Normally, that’s where I’d stop with an outlook speech, but I have the premier collection of Delaware’s real estate community in front of me, so I don’t think I can get away without mentioning the housing market.
On the residential side, home price growth has slowed down noticeably in the past several years. However, the figures have been improving in recent months. And while current readings of inventory, as well as construction, of single-family housing remain low relative to their historical norms, they are improving. Low mortgage rates in the recent months have also had some impact. On the consumer side, delinquency rates continue to fall, signaling a healthier credit market. For the Fed’s Third District, the overall story is similar to the national one. However, as with many indices in our area, the recovery has taken a bit longer to reach our local markets.
With the outlook generally positive, and the economy in a good place, I come to the part that everyone really cares about: rates. My own view is that we should hold steady for a while and watch how things unfold before taking any more action. I am not a voting member on the FOMC this year, but I held this same view regarding the last two cuts. I would have preferred to hold firm. And while it wasn’t my preference, it does act as a good reminder that monetary policy in the United States is a deliberative process. Every region of the country is represented around the table, and policy made by a plurality of views and opinions will necessarily be thoughtful and temperate.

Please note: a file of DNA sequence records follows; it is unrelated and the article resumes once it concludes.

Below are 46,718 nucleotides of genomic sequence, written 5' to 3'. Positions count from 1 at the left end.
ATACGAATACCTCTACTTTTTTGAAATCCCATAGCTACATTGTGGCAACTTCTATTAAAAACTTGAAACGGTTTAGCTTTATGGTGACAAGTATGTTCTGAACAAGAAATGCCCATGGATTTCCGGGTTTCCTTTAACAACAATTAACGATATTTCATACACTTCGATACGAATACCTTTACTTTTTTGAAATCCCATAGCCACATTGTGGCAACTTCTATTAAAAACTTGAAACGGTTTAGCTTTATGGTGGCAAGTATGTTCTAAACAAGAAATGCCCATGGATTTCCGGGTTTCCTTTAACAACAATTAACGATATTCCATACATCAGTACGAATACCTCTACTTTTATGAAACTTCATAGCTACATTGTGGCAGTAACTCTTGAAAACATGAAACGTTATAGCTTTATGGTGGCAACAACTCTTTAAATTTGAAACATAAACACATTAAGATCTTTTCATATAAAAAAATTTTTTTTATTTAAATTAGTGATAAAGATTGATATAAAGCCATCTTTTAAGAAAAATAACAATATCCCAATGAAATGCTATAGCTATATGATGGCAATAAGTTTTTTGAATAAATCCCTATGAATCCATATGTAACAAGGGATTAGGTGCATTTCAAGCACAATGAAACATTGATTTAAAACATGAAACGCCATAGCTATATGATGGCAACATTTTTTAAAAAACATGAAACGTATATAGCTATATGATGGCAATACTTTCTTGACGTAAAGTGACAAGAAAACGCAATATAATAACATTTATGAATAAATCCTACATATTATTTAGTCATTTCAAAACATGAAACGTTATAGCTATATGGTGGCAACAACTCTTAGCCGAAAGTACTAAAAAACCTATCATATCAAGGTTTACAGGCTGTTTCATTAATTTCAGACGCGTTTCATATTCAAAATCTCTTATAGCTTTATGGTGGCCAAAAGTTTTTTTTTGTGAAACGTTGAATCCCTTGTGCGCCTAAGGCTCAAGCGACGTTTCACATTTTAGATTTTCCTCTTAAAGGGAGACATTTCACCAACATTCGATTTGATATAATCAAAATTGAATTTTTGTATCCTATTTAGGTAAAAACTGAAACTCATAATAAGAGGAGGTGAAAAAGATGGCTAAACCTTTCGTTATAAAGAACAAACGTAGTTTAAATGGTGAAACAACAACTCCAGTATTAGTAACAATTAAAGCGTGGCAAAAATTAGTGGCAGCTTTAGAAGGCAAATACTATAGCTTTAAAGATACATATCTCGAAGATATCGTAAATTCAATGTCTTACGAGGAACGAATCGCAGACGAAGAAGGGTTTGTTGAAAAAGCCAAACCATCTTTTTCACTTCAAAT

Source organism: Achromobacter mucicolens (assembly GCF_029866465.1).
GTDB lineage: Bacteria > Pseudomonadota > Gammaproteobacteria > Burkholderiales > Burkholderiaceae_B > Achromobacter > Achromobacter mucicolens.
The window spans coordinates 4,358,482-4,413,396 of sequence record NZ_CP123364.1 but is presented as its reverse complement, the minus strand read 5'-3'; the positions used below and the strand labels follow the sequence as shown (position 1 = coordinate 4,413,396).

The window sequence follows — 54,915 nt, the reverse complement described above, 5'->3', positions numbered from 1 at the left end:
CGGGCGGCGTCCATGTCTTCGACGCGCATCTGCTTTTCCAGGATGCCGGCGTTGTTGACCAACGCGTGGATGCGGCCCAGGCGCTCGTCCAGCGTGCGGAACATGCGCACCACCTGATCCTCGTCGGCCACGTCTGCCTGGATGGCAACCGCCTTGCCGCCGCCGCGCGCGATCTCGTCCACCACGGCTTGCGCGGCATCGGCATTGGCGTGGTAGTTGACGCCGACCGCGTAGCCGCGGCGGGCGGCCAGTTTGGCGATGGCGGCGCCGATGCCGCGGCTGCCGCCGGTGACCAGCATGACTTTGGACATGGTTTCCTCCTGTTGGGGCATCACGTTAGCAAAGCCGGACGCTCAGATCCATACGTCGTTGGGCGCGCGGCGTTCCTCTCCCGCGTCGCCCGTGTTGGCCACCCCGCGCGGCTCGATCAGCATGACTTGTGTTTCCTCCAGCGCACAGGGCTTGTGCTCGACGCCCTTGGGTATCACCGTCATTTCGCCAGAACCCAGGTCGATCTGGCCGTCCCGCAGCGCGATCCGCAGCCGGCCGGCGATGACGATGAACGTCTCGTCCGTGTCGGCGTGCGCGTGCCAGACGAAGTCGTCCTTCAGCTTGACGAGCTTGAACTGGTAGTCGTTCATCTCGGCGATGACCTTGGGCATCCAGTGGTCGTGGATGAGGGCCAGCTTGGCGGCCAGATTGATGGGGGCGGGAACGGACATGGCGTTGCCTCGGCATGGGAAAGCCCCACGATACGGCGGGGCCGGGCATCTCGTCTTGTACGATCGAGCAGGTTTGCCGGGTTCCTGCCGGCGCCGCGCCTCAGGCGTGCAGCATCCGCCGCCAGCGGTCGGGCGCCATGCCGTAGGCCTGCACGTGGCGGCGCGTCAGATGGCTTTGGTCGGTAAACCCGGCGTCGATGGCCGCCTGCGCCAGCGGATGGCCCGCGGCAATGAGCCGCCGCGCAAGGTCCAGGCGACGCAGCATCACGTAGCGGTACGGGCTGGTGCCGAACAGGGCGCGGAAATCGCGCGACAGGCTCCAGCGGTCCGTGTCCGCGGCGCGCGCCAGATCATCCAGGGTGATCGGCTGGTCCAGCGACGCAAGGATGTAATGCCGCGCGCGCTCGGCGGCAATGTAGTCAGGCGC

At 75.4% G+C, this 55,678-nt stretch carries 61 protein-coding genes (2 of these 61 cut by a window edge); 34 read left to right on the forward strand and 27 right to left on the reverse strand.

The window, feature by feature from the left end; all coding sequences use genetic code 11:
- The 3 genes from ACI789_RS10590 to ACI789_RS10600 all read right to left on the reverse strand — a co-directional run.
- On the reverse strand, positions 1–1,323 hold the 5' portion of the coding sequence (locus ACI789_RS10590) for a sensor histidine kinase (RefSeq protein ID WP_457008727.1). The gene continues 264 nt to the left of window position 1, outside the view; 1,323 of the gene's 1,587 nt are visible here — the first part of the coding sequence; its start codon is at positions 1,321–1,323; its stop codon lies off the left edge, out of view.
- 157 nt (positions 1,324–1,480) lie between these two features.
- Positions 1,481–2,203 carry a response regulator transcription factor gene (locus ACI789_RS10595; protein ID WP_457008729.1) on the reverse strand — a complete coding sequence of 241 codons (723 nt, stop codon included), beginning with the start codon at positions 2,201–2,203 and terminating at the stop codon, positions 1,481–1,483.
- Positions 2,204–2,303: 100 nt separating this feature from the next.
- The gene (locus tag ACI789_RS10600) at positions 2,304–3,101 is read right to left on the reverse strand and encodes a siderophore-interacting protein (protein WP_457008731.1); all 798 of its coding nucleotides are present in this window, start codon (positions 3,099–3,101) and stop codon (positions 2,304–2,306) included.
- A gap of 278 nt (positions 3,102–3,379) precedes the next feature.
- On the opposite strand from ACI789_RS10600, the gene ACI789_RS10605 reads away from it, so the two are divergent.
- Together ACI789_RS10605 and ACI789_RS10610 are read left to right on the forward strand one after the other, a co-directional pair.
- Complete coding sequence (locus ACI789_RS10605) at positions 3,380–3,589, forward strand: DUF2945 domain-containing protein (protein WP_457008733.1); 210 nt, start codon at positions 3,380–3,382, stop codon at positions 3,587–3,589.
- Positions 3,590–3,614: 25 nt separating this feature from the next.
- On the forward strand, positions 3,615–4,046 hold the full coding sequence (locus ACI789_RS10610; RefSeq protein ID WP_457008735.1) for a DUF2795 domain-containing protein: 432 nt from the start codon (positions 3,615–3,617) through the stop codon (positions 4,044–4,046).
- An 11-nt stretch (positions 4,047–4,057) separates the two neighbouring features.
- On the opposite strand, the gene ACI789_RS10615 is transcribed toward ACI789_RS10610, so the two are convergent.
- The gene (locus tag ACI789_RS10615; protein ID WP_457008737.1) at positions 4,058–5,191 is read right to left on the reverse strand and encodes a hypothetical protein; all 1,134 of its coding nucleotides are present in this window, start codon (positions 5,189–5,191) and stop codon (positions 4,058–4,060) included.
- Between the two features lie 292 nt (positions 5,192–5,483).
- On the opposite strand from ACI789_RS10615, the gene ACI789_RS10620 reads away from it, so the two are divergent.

With all that said and done, it’s time to move the floor over to you. One of the most important sources of information for a Fed president is the people who see major industries and sectors from the ground. Your insight is invaluable, and I’m most looking forward to what you have to say. Especially about the catastrophic loss of punkin chunkin.
The views expressed here are the speaker’s own and do not necessarily reflect those of anyone else in the Federal Reserve System.